Unit 4


1. German idealism maintained that mind was a passive agent. (7)

2. Apperceptive mass was a concept proposed by Kant. (7)

3. Time and space were considered by Kant to be apriori intuitions. (5)

4. Ideas vary in forcefulness and they compete with each other for consciousness according to Herbart. (6)

5. German pietism was a movement which stressed and emphasized the importance of the intellectual side of man. (11)

6. The Protestant ethic refers to the belief that some persons are already chosen for heaven and therefore it is not necessary to work hard. (11)

7. The two major religious movements in the early development of the United States were Baptist and Jewish. (12)

8. One of the basic tenets of the Anglican church was that the Pope was supreme in his interpretation of the Bible. (13)

9. One basic assumption of the English reformation was the belief that no man should be superior to any other man. (13)

10. The Puritan movement might be characterized as emphasizing the emotional rather than the rational side of man. (13)

11. The reason why classical education was emphasized in Puritan schools was because it was presumed to have popular appeal and to prepare persons for the practical problems faced by the new world. (1)

12. The great wave of education for all persons in the United States was a direct outgrowth of the recognition that the church considered the clergy a special class to be educated and that the only way to raise up the masses was to provide public education for everyone, since the churches would not do it. (13)

13. The Great Awakening was a movement which was led primarily by Jonathan Edwards in 1734. (1)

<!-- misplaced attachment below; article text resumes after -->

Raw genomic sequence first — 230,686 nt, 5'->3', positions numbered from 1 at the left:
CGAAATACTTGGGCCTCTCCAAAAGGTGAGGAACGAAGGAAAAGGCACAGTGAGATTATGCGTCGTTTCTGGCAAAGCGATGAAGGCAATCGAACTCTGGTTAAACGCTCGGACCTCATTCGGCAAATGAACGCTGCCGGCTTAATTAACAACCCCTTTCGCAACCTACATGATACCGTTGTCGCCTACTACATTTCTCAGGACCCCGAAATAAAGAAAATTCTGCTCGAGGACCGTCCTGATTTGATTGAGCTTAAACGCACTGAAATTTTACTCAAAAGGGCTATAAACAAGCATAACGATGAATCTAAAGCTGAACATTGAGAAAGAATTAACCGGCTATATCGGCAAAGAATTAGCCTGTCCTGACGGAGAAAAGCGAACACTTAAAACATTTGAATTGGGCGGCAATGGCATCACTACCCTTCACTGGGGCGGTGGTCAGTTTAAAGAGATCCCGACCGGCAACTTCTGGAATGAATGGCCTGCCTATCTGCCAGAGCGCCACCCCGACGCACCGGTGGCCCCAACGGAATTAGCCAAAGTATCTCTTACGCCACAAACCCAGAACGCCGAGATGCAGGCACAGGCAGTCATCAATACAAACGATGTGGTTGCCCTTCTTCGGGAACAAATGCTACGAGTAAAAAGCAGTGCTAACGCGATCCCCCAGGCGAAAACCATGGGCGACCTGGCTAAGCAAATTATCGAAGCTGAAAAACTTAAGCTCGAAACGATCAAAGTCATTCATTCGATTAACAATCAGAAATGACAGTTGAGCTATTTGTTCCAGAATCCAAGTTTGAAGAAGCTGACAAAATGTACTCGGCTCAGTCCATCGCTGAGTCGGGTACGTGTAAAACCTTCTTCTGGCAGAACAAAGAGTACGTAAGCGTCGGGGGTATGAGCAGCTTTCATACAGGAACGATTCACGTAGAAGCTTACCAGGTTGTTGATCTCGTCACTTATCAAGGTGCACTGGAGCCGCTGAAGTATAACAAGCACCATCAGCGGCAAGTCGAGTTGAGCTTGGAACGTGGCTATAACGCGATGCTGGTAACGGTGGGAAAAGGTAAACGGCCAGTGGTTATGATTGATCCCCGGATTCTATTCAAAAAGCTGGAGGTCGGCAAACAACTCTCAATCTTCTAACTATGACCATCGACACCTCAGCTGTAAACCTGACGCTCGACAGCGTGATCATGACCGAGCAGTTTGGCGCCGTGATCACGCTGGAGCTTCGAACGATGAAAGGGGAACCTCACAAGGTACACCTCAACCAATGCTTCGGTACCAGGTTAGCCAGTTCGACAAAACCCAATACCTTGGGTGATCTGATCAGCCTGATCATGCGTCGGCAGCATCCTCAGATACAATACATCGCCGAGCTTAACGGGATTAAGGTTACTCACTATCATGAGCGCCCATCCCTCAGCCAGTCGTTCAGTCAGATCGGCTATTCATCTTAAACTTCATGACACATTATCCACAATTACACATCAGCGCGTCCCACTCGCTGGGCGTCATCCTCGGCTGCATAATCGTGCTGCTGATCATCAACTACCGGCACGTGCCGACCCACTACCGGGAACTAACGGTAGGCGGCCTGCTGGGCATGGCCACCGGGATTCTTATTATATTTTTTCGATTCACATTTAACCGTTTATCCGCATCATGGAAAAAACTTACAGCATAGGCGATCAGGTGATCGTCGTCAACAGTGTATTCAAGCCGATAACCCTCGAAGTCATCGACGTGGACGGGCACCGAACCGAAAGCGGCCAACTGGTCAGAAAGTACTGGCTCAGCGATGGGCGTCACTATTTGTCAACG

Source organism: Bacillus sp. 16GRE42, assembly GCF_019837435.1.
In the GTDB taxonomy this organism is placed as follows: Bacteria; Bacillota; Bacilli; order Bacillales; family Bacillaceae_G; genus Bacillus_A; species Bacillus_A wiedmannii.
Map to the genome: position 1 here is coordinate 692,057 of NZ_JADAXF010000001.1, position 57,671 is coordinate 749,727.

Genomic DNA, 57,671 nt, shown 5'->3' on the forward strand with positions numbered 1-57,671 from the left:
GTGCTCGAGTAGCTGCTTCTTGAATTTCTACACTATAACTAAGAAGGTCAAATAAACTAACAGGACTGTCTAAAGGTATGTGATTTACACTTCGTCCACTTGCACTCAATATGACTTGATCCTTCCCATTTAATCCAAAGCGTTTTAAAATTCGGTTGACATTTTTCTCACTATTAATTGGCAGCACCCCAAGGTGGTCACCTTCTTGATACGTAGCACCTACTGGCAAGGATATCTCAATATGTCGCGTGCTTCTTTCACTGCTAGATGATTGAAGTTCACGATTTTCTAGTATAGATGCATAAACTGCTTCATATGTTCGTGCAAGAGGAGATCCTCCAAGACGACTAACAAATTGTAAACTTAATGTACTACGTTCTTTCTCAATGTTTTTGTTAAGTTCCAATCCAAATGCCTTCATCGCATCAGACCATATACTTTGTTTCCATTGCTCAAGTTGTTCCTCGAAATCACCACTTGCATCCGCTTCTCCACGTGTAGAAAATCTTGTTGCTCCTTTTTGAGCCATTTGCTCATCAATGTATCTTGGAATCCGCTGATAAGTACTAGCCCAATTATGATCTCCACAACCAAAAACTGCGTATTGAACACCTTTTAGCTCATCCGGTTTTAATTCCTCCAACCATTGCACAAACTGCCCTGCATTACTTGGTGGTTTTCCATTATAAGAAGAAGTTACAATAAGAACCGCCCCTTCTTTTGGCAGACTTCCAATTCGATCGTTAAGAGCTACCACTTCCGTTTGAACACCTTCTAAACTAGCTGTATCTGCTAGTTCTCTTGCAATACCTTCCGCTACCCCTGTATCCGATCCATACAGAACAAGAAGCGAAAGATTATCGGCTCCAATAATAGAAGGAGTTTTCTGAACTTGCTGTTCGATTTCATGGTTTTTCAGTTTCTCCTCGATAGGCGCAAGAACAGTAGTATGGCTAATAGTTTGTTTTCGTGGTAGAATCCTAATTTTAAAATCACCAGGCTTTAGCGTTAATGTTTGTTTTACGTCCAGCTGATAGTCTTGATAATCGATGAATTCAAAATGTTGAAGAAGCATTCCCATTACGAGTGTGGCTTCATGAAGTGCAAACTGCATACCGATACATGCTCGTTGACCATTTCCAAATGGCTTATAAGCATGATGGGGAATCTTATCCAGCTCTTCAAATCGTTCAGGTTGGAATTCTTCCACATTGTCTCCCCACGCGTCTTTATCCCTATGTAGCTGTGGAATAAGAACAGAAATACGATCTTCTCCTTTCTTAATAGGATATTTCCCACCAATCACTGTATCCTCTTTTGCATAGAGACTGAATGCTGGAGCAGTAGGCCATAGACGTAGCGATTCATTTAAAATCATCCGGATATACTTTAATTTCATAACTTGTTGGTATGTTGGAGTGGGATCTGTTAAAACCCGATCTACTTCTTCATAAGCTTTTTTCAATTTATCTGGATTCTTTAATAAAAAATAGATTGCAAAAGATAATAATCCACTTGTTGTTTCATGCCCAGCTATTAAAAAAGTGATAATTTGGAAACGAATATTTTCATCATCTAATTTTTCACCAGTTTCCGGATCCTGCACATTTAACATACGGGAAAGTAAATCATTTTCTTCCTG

14. Presbyterianism was founded by John Wesley and was strongest in France. (16)

15. One major difference between Presbyterianism and other denominations is that they believe in free will and the fact that nothing is determined.(--)

16. The Scottish faculty psychology was primarily related to Congregationalism and Puritan theology. (21)

17. Faculty psychology maintained that each individual develops through certain beliefs about the world but that these beliefs then change with subsequent experience. (22)

18. The Scottish psychologists disagreed most thoroughly with the German introspective and subjective psychologists. (23)

19. The leading Scottish psychologists were Fechner, Herbart, and Kant (22)

20. Arminianism was a reliious movement arising in Scotland with the explicit attempt to find a more rational approach to the human condition.(26)

21. What has become referred to as relevant education is a point of view about education which comes originally from humanistic philosophy. (27)


UNIT 4 Table of Contents